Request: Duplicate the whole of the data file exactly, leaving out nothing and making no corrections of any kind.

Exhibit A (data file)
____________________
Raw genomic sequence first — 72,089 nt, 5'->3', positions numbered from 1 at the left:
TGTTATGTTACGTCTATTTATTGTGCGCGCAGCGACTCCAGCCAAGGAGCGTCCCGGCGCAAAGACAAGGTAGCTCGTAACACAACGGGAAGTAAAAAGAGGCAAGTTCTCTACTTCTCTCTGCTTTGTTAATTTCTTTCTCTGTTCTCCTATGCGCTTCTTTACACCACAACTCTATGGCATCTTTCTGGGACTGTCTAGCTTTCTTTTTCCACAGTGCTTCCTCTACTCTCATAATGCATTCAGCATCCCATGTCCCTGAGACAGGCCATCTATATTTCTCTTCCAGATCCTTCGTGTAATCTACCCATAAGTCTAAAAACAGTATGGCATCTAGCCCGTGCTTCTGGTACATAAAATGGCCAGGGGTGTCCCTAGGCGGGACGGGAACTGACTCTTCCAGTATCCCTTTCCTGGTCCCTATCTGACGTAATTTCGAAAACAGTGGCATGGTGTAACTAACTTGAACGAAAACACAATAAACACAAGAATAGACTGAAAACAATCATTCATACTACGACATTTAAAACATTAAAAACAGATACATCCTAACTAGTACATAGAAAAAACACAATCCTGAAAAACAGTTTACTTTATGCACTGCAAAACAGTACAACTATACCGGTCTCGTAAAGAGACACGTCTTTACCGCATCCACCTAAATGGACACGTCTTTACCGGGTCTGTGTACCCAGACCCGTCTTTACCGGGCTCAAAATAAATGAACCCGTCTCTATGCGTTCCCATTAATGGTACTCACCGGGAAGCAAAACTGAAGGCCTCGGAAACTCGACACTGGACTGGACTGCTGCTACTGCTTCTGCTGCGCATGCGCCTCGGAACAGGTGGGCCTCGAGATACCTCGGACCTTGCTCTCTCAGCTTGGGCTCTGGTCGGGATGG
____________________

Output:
Raw genomic sequence first — 72,089 nt, 5'->3', positions numbered from 1 at the left:
TGTTATGTTACGTCTATTTATTGTGCGCGCAGCGACTCCAGCCAAGGAGCGTCCCGGCGCAAAGACAAGGTAGCTCGTAACACAACGGGAAGTAAAAAGAGGCAAGTTCTCTACTTCTCTCTGCTTTGTTAATTTCTTTCTCTGTTCTCCTATGCGCTTCTTTACACCACAACTCTATGGCATCTTTCTGGGACTGTCTAGCTTTCTTTTTCCACAGTGCTTCCTCTACTCTCATAATGCATTCAGCATCCCATGTCCCTGAGACAGGCCATCTATATTTCTCTTCCAGATCCTTCGTGTAATCTACCCATAAGTCTAAAAACAGTATGGCATCTAGCCCGTGCTTCTGGTACATAAAATGGCCAGGGGTGTCCCTAGGCGGGACGGGAACTGACTCTTCCAGTATCCCTTTCCTGGTCCCTATCTGACGTAATTTCGAAAACAGTGGCATGGTGTAACTAACTTGAACGAAAACACAATAAACACAAGAATAGACTGAAAACAATCATTCATACTACGACATTTAAAACATTAAAAACAGATACATCCTAACTAGTACATAGAAAAAACACAATCCTGAAAAACAGTTTACTTTATGCACTGCAAAACAGTACAACTATACCGGTCTCGTAAAGAGACACGTCTTTACCGCATCCACCTAAATGGACACGTCTTTACCGGGTCTGTGTACCCAGACCCGTCTTTACCGGGCTCAAAATAAATGAACCCGTCTCTATGCGTTCCCATTAATGGTACTCACCGGGAAGCAAAACTGAAGGCCTCGGAAACTCGACACTGGACTGGACTGCTGCTACTGCTTCTGCTGCGCATGCGCCTCGGAACAGGTGGGCCTCGAGATACCTCGGACCTTGCTCTCTCAGCTTGGGCTCTGGTCGGGATGG